In the Compostela Valley, about 1,709 people were evacuated due to possible landslides and storm surge while some towns in Davao Oriental had 5,000 individuals evacuated. The mayor of Lupon announced the suspension of work on December 22, and ordered the prepositioning of relief goods, rescue teams and equipment. A fire broke out in the town of Banaybanay due to heavy rains on 18:00 UTC of December 22. Three bridges were closed due to rising water levels in Cagayan de Oro, where 1,719 individuals were forced to evacuate. Roughly 30,000 people were either stranded in ports or stayed in evacuation centers while 22,000 people moved to higher ground due to flooding. After the storm, on December 25, two towns in Zamboanga del Norte were under a state of calamity because of the flooding caused by the storm, which also made several roads and bridges impassible as they were covered in mud.
According to the International Federation of Red Cross and Red Crescent Societies, about 70,000 people were either displaced or affected by the storm. Rough seas were observed off Quezon province, which resulted in an accident where a ferry carrying about 250 passengers sank off Infanta, killing five people. A total of 252 fatalities were reported in the archipelago of Mindanao, of which 135 were reported in the province of Lanao del Norte. Estimated damages reached around ₱2.1 billion (US$42.4 million).
On December 24, Vietnamese Prime Minister Nguyễn Xuân Phúc instructed the southern provinces to focus on preparing for the coming storm. Initially, approximately 650,000 people evacuated, of which most hailed from the southern provinces. Many provinces instructed all students and workers to stay at home except for disaster response personnel. The province of Quảng Ngãi was forecast to experience heavy downpours with the Mekong Delta having about 150 mm (5.9 in) of rain while Ho Chi Minh City was expected to experience 10 cm (4 in) of rain from December 25–26. Some provinces near shorelines like Cà Mau and Bình Thuận banned fishing vessels to go out in sea from 09:00 UTC of December 23, though only 743 vessels docked to safe ports by December 27. Bà Rịa-Vũng Tàu Province had only came up with two evacuation plans for 36,752 individuals.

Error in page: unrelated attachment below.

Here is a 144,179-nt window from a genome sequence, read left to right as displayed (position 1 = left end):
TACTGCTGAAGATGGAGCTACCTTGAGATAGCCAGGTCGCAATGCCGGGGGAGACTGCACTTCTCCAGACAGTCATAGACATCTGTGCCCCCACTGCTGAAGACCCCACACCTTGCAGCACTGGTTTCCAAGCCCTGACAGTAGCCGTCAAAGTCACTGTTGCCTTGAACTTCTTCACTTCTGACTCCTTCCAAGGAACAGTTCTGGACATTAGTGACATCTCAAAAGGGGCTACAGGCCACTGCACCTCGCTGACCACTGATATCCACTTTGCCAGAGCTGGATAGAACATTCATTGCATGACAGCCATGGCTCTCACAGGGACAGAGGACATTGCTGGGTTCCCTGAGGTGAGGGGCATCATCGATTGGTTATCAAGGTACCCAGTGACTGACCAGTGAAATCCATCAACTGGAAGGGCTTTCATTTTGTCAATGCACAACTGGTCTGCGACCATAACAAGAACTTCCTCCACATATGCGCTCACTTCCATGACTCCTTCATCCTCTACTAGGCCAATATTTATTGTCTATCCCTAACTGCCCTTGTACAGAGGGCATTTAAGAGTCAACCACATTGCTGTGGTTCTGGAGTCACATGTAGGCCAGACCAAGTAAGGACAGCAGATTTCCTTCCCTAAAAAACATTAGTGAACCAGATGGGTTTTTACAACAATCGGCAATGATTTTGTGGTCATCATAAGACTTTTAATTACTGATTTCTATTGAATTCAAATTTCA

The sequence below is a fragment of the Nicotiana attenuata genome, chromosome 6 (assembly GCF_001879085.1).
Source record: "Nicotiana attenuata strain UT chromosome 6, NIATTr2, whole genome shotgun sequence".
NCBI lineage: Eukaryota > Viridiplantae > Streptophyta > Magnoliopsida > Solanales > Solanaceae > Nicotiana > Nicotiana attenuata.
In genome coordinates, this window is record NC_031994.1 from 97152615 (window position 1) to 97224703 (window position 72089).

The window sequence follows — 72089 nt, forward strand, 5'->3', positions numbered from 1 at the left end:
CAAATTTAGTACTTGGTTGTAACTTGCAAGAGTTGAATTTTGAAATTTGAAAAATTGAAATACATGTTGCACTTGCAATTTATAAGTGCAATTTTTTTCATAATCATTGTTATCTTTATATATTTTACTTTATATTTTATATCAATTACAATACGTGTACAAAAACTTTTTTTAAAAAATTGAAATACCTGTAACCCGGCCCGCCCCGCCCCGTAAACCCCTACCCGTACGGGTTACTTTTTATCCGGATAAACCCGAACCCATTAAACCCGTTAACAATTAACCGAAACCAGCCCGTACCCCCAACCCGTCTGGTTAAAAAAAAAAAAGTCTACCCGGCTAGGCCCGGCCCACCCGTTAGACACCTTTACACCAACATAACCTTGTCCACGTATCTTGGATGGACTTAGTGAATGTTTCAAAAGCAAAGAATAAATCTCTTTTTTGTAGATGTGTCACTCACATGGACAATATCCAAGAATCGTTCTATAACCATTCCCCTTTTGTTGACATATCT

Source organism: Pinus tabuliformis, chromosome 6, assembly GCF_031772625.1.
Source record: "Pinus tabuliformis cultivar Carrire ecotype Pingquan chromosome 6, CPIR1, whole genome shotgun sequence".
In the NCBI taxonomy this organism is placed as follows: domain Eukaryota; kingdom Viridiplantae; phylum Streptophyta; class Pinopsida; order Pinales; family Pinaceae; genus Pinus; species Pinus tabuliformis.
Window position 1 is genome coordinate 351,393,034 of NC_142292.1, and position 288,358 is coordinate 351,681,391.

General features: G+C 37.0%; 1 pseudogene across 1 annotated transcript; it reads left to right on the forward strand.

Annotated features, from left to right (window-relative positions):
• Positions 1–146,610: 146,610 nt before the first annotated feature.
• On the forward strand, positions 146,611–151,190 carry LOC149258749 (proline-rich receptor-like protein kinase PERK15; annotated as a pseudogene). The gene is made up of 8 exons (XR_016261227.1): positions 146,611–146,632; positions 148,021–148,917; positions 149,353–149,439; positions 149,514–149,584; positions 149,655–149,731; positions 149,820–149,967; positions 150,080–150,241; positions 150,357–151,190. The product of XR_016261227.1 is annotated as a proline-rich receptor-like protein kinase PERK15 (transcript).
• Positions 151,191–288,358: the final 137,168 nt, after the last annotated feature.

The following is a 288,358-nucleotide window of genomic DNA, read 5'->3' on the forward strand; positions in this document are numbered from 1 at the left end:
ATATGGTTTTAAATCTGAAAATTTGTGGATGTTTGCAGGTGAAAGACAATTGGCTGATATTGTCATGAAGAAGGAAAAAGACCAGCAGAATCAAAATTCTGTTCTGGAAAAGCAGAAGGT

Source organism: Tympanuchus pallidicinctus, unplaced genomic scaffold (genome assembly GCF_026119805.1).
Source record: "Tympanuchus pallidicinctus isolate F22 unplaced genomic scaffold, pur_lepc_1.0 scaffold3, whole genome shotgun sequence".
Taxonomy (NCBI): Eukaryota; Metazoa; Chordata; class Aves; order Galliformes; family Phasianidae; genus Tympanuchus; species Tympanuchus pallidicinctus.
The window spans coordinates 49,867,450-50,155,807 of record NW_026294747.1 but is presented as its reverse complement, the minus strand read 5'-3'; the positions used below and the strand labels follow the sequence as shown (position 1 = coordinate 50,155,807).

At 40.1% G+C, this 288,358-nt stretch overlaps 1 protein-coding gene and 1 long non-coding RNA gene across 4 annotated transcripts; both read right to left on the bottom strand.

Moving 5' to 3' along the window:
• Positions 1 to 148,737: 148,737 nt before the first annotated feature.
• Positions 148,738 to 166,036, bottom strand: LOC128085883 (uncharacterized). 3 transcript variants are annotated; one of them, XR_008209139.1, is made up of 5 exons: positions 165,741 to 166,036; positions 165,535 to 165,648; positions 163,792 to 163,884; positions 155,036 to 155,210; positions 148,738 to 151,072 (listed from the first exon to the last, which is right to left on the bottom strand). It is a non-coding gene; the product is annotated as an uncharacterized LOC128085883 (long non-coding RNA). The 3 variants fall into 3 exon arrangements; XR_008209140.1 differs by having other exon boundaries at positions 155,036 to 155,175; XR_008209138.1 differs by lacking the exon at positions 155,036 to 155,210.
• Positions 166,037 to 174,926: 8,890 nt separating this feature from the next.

Some flights and ships were canceled and resulted in over 4,000 visitors, including nearly 2,200 foreigners being stranded on Phú Quốc. The number of evacuees increased further to roughly 1 million individuals by December 26.
Following the devastation of Tembin (Vinta), Davao City was declared in a state of calamity on December 25. The local government also helped release ₱83.4 million (US$1.7 million) of calamity fund to aid in its residents’ relief goods, medical, and financial needs. On December 27, another state of calamity was raised in the island of Palawan after the storm had caused extensive damages in many towns, especially in one barangay where 80% of infrastructure was damaged and nearly 200 homes flattened. The government also provided ₱12 million (US$240,000) worth of aid to the victims. A spokesperson from the NDRRMC had stated that the unusual high death toll was "unacceptable" although the government had properly provided information and prepared early for the storm.
The PAGASA has announced that the name Vinta had been stricken off from their naming lists after causing more than ₱1 billion worth of damages and had added to damage caused by Tropical Storm Kai-tak (Urduja). Its replacement name will be announced in early 2018, and is to be used for the 2021 season.
Due to the damage and high death toll in Mindanao, the name Tembin was officially retired during the 50th annual session of the ESCAP/WMO Typhoon Committee in February 2018. A replacement name will be chosen in early 2019.